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What do we get wrong about the Golden Rule?

I would like to believe I treat everyone with kindness and empathy. But people don't always agree.

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Case in point: While texting with a friend recently, I casually mentioned her ex. She got riled up. I try not to take offense when friends talk about my former lovers, so I was shocked my friend asked me to "mind my own business." A second case in point: I like phone conversations, and love when people call me. When my partner traveled abroad early into our relationship, I would occasionally ring him. That irked him. I've now realized he isn't a fan of phone conversations—he prefers texts, emojis, pictures, and voice notes. Most people grew up with the old adage: "Do unto others as you would have them do unto you." Best known as the “golden rule”, it simply means you should treat others as you'd like to be treated. After talking with experts, I realized that I may be applying the golden rule too stringently and that it can help to be flexible and learn where exceptions might work better. A notion with solid roots "There is a lot of good, if emerging, scientific work suggesting people have an innate sense of fairness built into them and that the golden rule captures much of that innate moral sense," says Kristen Monroe, director of the University of California Irvine Interdisciplinary Center for the Scientific Study of Ethics and Morality. "A lot of people instinctively follow it." The platitude can be viewed as an exercise in empathy. "The golden rule is steeped in empathy: the basic premise of do to the other as you want done to you or even what you hope for others is what you hope for yourself," says Ramani Durvasula, a professor of psychology at California State University, Los Angeles. "That actually means attending to other people."

The golden rule ultimately inspires us to treat others with respect, kindness, and fairness. "I don't like to be kept waiting, so I try not to be late," says Monroe. "I don't like to be lied to or deceived so I try not to do it, even if it might be more convenient to be just a few minutes late or tell a white lie occasionally." Few rules are one-size-fits-all Like many principles of morals and manners, the golden rule is not absolute. Sometimes, another variation of the notion (often referred to as the Platinum Rule) may be more appropriate: treat others as they wish to be treated. "If you assume people know best what is best for them, then if their preferences differ from yours, you should do what they prefer," says Monroe. Monroe says she’s learned this the hard way—she wanted her mother to move into her home during her remaining years, but her mother refused. "Part of her desire, I believe, was independence, part was the house she and my father had designed themselves, part was probably her desire not to impose on me," says Monroe. Eventually, she decided to respect her mother's wish. "So if I respected her independence I had to do what she wanted, and visit her often but not pressure her to move into my home, which I would have wanted and which I thought would have been better for her," she says. Jeanette Raymond, Ph.D., a licensed psychologist in Los Angeles, says people can better use the golden rule with discretion if they understand how empathy works. "Empathy is the key bridge that helps you tune into your own experiences and how you’d like to be treated in similar situations involving others," she says. "It also helps you distinguish between the similarities and differences between your and other people's situations." She says "doing unto others as you would have them do unto you" assumes that people's experiences are alike—but that is simply not true. For example, if a colleague asks how you're doing, you might want to launch into a colorful explanation of dilemmas, but they might just want to hear "fine, thank you." You may appreciate details about people's personal lives, but others may feel differently.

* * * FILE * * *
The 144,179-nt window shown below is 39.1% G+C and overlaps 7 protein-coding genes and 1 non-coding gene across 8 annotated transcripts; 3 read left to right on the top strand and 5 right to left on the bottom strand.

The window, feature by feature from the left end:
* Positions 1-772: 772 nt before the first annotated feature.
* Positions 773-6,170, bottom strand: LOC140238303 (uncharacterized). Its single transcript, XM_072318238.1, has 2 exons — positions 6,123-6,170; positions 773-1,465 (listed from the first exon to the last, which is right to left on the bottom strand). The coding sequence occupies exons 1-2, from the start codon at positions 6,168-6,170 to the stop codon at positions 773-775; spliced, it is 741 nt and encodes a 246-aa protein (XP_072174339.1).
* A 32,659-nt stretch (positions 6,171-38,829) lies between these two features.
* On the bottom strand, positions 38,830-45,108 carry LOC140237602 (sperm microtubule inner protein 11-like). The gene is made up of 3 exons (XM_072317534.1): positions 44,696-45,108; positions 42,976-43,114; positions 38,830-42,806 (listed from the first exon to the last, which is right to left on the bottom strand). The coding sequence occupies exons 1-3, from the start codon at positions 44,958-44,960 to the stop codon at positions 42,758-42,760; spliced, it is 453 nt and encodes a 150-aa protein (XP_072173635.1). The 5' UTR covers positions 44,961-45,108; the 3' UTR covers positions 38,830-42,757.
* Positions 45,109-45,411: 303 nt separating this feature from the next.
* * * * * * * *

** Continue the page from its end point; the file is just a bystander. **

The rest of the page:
Raymond pulls an example from her practice. One of her clients held a grand surprise party for his wife on their wedding anniversary. When they sat down for dinner, she didn't look pleased. The client gave his wife the kind of surprise he would have expected. While his efforts were well-meaning, he didn't realize his wife enjoys celebrations when she is actually involved in the planning. "She was expected to play out his fantasy of being taken care of," says Raymond. "But her idea of 'being taken care of' would have been to include her in the experience so that they could enjoy togetherness." Paul Hokemeyer, Ph.D., addiction expert and licensed marriage and family therapist, says the golden rule needs to be exercised with caution when interacting with people from different cultures. "There are times when cultural and personal sensitivities require a person to be treated in ways that honor their unique way of being in the world," says Hokemeyer. "You'd never serve an Orthodox Jew [a plate of] shrimp (it's not considered kosher) even though you think it's the most divine food on the plate, or tell the unvarnished truth to a person who suffers from a mental health disorder." In other words, respect boundaries. (Note to self: don't bring up people's exes without testing the waters first.) So how do others want to be treated? "Knowing the times that the golden rule may not necessarily apply requires a level of self-awareness that would alert you when 'what you wish were done unto you' isn't necessarily what someone else might want in a given situation," explains New York City-based therapist Katie Krimer, MS, LMSW. If you're confused as to how another wants to be treated, Durvasula suggests sticking to the plain old golden rule "None of us are mind-readers, we don't know how people wish to be treated. As such, the golden rule is a good barometer of what we think decent treatment is." Still, it’s important to recognize when to draw the line: try not to fall into a trap of co-dependence where you keep making sacrifices but don't get anything back.